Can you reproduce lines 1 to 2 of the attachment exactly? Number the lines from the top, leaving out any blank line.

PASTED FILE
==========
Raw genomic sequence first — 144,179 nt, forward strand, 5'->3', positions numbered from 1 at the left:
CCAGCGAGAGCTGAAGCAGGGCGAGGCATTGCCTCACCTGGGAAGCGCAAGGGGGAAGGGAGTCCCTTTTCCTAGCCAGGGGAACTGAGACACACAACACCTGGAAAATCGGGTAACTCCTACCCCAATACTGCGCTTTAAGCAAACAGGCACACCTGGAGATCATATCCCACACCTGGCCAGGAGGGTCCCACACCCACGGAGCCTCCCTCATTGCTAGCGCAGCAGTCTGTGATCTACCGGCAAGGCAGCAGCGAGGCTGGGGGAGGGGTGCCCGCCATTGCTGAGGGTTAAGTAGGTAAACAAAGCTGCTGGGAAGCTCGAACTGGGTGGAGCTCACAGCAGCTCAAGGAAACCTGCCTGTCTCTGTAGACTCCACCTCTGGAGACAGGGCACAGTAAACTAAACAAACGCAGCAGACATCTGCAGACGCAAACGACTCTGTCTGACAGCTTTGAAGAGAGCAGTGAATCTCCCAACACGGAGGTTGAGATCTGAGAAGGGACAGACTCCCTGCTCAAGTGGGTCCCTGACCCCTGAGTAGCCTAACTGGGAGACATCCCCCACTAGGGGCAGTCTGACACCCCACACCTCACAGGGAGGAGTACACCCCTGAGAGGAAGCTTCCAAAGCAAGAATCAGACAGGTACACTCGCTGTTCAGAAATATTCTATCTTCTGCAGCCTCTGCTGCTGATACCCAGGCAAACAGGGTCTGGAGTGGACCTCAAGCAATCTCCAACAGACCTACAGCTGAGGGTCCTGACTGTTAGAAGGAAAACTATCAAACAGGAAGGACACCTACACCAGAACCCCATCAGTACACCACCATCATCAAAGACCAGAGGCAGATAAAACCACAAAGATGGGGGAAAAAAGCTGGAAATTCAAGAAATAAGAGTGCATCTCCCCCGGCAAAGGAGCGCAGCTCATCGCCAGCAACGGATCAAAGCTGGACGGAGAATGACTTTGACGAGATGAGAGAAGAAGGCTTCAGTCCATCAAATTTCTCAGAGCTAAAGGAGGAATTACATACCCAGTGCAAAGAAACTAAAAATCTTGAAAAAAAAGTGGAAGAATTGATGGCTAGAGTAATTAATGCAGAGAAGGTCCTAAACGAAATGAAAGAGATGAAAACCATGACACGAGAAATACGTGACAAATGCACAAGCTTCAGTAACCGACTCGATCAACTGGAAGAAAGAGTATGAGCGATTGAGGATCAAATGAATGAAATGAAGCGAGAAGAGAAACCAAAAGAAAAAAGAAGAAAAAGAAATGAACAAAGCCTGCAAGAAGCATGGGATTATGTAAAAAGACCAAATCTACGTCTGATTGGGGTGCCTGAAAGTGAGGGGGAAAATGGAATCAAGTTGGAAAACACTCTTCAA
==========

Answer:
Raw genomic sequence first — 144,179 nt, forward strand, 5'->3', positions numbered from 1 at the left:
CCAGCGAGAGCTGAAGCAGGGCGAGGCATTGCCTCACCTGGGAAGCGCAAGGGGGAAGGGAGTCCCTTTTCCTAGCCAGGGGAACTGAGACACACAACACCTGGAAAATCGGGTAACTCCTACCCCAATACTGCGCTTTAAGCAAACAGGCACACCTGGAGATCATATCCCACACCTGGCCAGGAGGGTCCCACACCCACGGAGCCTCCCTCATTGCTAGCGCAGCAGTCTGTGATCTACCGGCAAGGCAGCAGCGAGGCTGGGGGAGGGGTGCCCGCCATTGCTGAGGGTTAAGTAGGTAAACAAAGCTGCTGGGAAGCTCGAACTGGGTGGAGCTCACAGCAGCTCAAGGAAACCTGCCTGTCTCTGTAGACTCCACCTCTGGAGACAGGGCACAGTAAACTAAACAAACGCAGCAGACATCTGCAGACGCAAACGACTCTGTCTGACAGCTTTGAAGAGAGCAGTGAATCTCCCAACACGGAGGTTGAGATCTGAGAAGGGACAGACTCCCTGCTCAAGTGGGTCCCTGACCCCTGAGTAGCCTAACTGGGAGACATCCCCCACTAGGGGCAGTCTGACACCCCACACCTCACAGGGAGGAGTACACCCCTGAGAGGAAGCTTCCAAAGCAAGAATCAGACAGGTACACTCGCTGTTCAGAAATATTCTATCTTCTGCAGCCTCTGCTGCTGATACCCAGGCAAACAGGGTCTGGAGTGGACCTCAAGCAATCTCCAACAGACCTACAGCTGAGGGTCCTGACTGTTAGAAGGAAAACTATCAAACAGGAAGGACACCTACACCAGAACCCCATCAGTACACCACCATCATCAAAGACCAGAGGCAGATAAAACCACAAAGATGGGGGAAAAAAGCTGGAAATTCAAGAAATAAGAGTGCATCTCCCCCGGCAAAGGAGCGCAGCTCATCGCCAGCAACGGATCAAAGCTGGACGGAGAATGACTTTGACGAGATGAGAGAAGAAGGCTTCAGTCCATCAAATTTCTCAGAGCTAAAGGAGGAATTACATACCCAGTGCAAAGAAACTAAAAATCTTGAAAAAAAAGTGGAAGAATTGATGGCTAGAGTAATTAATGCAGAGAAGGTCCTAAACGAAATGAAAGAGATGAAAACCATGACACGAGAAATACGTGACAAATGCACAAGCTTCAGTAACCGACTCGATCAACTGGAAGAAAGAGTATGAGCGATTGAGGATCAAATGAATGAAATGAAGCGAGAAGAGAAACCAAAAGAAAAAAGAAGAAAAAGAAATGAACAAAGCCTGCAAGAAGCATGGGATTATGTAAAAAGACCAAATCTACGTCTGATTGGGGTGCCTGAAAGTGAGGGGGAAAATGGAATCAAGTTGGAAAACACTCTTCAA